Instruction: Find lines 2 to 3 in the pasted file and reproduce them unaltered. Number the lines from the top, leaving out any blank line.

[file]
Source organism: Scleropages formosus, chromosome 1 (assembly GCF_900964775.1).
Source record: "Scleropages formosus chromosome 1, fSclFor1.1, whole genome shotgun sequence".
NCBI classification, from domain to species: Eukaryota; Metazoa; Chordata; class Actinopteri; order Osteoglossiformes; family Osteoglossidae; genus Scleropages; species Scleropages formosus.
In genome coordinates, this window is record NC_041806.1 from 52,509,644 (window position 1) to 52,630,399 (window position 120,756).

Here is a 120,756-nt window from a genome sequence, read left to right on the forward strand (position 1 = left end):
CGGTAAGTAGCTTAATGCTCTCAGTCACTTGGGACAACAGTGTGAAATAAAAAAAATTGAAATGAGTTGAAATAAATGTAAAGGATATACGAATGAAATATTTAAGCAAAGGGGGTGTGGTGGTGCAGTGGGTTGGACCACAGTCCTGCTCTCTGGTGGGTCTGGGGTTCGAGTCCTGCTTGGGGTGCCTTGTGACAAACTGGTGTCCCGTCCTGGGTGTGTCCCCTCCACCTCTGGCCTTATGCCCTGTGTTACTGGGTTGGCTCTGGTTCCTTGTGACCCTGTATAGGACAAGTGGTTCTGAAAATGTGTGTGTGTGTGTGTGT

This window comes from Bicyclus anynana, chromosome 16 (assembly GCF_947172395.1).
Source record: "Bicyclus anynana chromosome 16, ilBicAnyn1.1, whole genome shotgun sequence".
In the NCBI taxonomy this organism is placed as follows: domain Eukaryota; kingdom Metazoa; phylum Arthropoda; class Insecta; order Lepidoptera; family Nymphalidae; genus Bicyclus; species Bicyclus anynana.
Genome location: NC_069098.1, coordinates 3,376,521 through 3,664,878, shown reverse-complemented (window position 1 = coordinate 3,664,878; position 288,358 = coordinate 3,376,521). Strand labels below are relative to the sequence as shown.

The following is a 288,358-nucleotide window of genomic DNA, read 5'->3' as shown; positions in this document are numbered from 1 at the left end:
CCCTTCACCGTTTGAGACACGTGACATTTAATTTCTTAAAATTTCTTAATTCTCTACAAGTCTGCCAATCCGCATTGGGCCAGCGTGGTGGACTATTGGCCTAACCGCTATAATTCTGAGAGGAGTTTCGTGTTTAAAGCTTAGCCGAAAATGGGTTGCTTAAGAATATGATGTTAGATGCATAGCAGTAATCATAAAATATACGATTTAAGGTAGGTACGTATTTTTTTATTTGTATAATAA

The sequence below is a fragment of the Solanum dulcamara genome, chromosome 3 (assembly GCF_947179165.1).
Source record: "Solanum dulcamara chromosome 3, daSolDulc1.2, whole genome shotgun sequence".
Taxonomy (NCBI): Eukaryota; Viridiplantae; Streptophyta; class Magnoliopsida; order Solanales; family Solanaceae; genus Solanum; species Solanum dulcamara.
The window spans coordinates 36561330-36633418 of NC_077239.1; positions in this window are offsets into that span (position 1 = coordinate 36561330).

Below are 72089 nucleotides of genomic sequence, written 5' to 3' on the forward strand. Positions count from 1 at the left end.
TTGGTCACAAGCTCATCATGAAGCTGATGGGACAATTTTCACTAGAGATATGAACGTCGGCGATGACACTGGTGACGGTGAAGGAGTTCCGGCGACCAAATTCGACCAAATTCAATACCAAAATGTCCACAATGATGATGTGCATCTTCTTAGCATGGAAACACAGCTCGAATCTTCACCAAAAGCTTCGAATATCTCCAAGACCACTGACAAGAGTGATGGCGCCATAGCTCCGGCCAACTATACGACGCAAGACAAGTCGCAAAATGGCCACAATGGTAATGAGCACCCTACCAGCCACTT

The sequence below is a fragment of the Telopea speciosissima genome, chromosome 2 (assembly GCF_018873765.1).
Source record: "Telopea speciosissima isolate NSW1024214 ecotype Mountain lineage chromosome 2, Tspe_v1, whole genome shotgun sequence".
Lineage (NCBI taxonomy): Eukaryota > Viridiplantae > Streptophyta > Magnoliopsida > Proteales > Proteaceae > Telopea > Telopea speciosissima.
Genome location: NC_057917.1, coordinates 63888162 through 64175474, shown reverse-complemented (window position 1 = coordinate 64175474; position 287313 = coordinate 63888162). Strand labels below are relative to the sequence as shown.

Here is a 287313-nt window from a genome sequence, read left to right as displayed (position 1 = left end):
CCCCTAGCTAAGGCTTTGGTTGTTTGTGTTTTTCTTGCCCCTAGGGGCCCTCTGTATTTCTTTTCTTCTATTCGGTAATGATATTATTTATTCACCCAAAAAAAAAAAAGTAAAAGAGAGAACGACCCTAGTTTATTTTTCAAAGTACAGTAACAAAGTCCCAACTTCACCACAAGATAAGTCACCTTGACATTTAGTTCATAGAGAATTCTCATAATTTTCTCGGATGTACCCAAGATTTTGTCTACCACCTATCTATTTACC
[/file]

Source record: "Scleropages formosus chromosome 1, fSclFor1.1, whole genome shotgun sequence".
NCBI classification, from domain to species: Eukaryota; Metazoa; Chordata; class Actinopteri; order Osteoglossiformes; family Osteoglossidae; genus Scleropages; species Scleropages formosus.